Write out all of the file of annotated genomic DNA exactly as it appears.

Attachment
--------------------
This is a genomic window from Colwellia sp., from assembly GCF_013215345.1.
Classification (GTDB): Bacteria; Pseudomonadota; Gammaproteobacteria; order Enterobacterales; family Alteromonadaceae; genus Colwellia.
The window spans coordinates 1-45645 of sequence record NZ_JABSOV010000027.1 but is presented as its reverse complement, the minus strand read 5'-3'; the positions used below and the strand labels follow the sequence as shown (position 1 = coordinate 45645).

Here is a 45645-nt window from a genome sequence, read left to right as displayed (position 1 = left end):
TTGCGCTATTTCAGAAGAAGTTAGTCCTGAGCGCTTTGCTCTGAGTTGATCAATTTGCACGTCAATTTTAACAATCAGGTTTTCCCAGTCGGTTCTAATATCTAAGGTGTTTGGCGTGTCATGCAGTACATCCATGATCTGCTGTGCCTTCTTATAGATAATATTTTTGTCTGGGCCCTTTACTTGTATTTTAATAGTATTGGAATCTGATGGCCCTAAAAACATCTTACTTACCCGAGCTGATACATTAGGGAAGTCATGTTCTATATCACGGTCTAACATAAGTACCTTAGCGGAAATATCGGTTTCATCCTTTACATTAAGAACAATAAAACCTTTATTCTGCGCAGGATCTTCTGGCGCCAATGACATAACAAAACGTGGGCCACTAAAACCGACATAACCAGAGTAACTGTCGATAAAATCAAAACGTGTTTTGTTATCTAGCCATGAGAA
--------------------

This is a genomic window from Colwellia sp., from assembly GCF_013215345.1.
Classification (GTDB): Bacteria; Pseudomonadota; Gammaproteobacteria; order Enterobacterales; family Alteromonadaceae; genus Colwellia.
The window spans coordinates 1-45645 of sequence record NZ_JABSOV010000027.1 but is presented as its reverse complement, the minus strand read 5'-3'; the positions used below and the strand labels follow the sequence as shown (position 1 = coordinate 45645).

Here is a 45645-nt window from a genome sequence, read left to right as displayed (position 1 = left end):
TTGCGCTATTTCAGAAGAAGTTAGTCCTGAGCGCTTTGCTCTGAGTTGATCAATTTGCACGTCAATTTTAACAATCAGGTTTTCCCAGTCGGTTCTAATATCTAAGGTGTTTGGCGTGTCATGCAGTACATCCATGATCTGCTGTGCCTTCTTATAGATAATATTTTTGTCTGGGCCCTTTACTTGTATTTTAATAGTATTGGAATCTGATGGCCCTAAAAACATCTTACTTACCCGAGCTGATACATTAGGGAAGTCATGTTCTATATCACGGTCTAACATAAGTACCTTAGCGGAAATATCGGTTTCATCCTTTACATTAAGAACAATAAAACCTTTATTCTGCGCAGGATCTTCTGGCGCCAATGACATAACAAAACGTGGGCCACTAAAACCGACATAACCAGAGTAACTGTCGATAAAATCAAAACGTGTTTTGTTATCTAGCCATGAGAA